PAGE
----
Our Favorite Public Programs of 2022

This Year on the Zócalo Stage, Our Panelists Shared Some Jabs, Gave Voice to Resistance, and Reimagined Home

| Zocalo Public Square • Arizona State University • Smithsonian

Illustration by Be Boggs.

This year on the Zócalo stage, panelists dared us to reimagine home. Showed us that we can build a better America. Reminded us that incarceration is big business. Demonstrated what dissent can look like. And made us realize that even in the darkest of times, there’s power in laughter.

Since 2003, Zócalo Public Square has been on a mission to connect people to ideas and to each other. Whether you visited us in person, streamed our programming live online, or watched on YouTube or Soundcloud later on, thank you for being part of our ongoing experiment to promote public curiosity and dialogue.

Join us as we take a trip down memory lane to relive five events (and one special musical performance) that our staff felt best encapsulated the spirit of 2022. And be sure to subscribe to our newsletter to be the first to learn about our very special, upcoming 20th anniversary lineup.

What Can We Laugh About?

Comedy has always been society’s release valve. Which is why we invited political satirist Bassem Youssef, and playwright, actor, and performance artist Kristina Wong to speak about the political and psychological power of humor. In partnership with ASU Gammage, this Zócalo event, moderated by Los Angeles Times columnist Gustavo Arellano, explored comedy’s great potential, and made the case for why the joke can be mightier than the sword.

Will Americans Ever Be in This Together?

The economist and social policy advocate Heather McGhee offered us a new story of American solidarity during her 2022 Zócalo Book Prize lecture. McGhee was our 12th annual winner for her book The Sum of Us: What Racism Costs Everyone and How We Can Prosper Together. In prepared remarks and a Q&A with LA84 Foundation president and CEO Renata Simril, she reminded us that everyone loses when we see prosperity and success as a zero-sum game.

How Do Homelands Cross Borders?

Can you leave your homeland while keeping your cultural and ethnic identity alive? At this Zócalo/Soraya event, presented in conjunction with a performance of Ragamala Dance Company’s Fires of Varanasi, we asked Ragamala Dance Company’s Ranee Ramaswamy and Aparna Ramaswamy, Science Fiction Poetry Association president and poet Bryan Thao Worra, and deputy director of USC’s Institute of Armenian Studies Shushan Karapetian to reflect on the pain and promise of being a member of a diaspora in America.

What Would the End of Mass Incarceration Mean for Prison Towns? with Keri Blakinger

Susanville, California, is one of many rural communities whose economic survival is currently tethered to incarceration. Which is why the city sued the state this year to avoid having its prison shut down. To understand the link between prisons and rural economies, we assembled Lassen Community College president Trevor Albertson, Parlier mayor and retired correctional officer Alma Beltran, and University of Wisconsin sociologist John M. Eason, author of Big House on the Prairie: Rise of the Rural Ghetto and Prison Proliferation, to speak at this Zócalo/California Wellness Foundation event in Susanville. Moderated by journalist Keri Blakinger, the discussion explored how prison towns came to be, and how they might imagine new futures.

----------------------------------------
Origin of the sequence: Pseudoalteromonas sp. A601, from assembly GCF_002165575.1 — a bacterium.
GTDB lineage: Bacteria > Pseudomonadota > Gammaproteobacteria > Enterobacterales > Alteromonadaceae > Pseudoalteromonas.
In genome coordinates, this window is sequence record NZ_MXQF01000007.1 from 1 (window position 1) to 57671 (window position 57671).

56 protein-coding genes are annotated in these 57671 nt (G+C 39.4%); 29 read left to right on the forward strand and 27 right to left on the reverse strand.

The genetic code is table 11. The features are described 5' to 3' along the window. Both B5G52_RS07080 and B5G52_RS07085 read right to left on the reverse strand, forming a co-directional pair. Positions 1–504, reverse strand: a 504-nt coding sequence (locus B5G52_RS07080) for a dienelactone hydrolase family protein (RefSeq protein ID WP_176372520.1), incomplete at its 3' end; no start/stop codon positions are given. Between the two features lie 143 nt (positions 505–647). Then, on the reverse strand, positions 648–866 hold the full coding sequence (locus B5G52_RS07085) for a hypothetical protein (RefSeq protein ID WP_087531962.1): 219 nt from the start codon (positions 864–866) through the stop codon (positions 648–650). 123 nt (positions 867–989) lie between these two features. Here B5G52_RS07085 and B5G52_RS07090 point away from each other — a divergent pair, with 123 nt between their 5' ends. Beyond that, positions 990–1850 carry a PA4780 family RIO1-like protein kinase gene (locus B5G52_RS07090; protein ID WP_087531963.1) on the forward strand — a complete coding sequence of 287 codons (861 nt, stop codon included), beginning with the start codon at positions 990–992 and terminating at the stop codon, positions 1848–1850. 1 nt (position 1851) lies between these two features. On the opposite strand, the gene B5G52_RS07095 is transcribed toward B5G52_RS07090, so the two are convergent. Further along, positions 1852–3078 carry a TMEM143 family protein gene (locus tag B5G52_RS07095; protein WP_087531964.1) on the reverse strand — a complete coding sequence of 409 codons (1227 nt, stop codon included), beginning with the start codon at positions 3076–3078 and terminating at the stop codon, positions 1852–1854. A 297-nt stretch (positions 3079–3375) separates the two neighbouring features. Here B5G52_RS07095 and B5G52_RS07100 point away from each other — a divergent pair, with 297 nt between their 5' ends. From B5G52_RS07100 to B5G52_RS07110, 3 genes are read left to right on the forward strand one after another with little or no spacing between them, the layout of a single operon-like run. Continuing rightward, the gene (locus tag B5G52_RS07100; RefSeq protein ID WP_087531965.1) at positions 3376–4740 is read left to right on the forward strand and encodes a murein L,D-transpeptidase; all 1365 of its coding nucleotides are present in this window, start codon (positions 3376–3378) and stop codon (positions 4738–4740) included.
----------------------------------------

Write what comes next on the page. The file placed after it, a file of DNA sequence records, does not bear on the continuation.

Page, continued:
How Can Women and Girls Win in Iran?

Ongoing unrest in Iran, incited by the death of a young Kurdish woman detained by Iranian authorities for supposedly violating state dress laws, has become one of the top stories of 2022. For this Zócalo event, co-presented with the Goldhirsh Foundation with support by Pedram Salimpour, and moderated by author Porochista Khakpour, we invited Iran analyst Holly Dagres, artist Sahar Ghorishi, and anthropologist Pardis Mahdavi to discuss how months of mass protests have created a new movement—and what the world can learn from it.

A Special Zócalo Music Presentation: How Immigrants Composed L.A.

A first for Zócalo: A string quartet from the Los Angeles Opera visited the Public Square. In the historic lobby of the ASU California Center at the Herald Examiner building, musicians Evgeny Tonkha, Roberto Cani, Ana Landauer, and Erik Rynearson performed to a packed house, bringing the music of L.A.’s immigrant composers to life during this special Zócalo/Artistic Soirées event, presented in partnership with ASU Cronkite School of Journalism and Mass Communication.


Send A Letter To the Editors

    Please tell us your thoughts. Include your name and daytime phone number, and a link to the article you’re responding to. We may edit your letter for length and clarity and publish it on our site.

    (Optional) Attach an image to your letter. Jpeg, PNG or GIF accepted, 1MB maximum.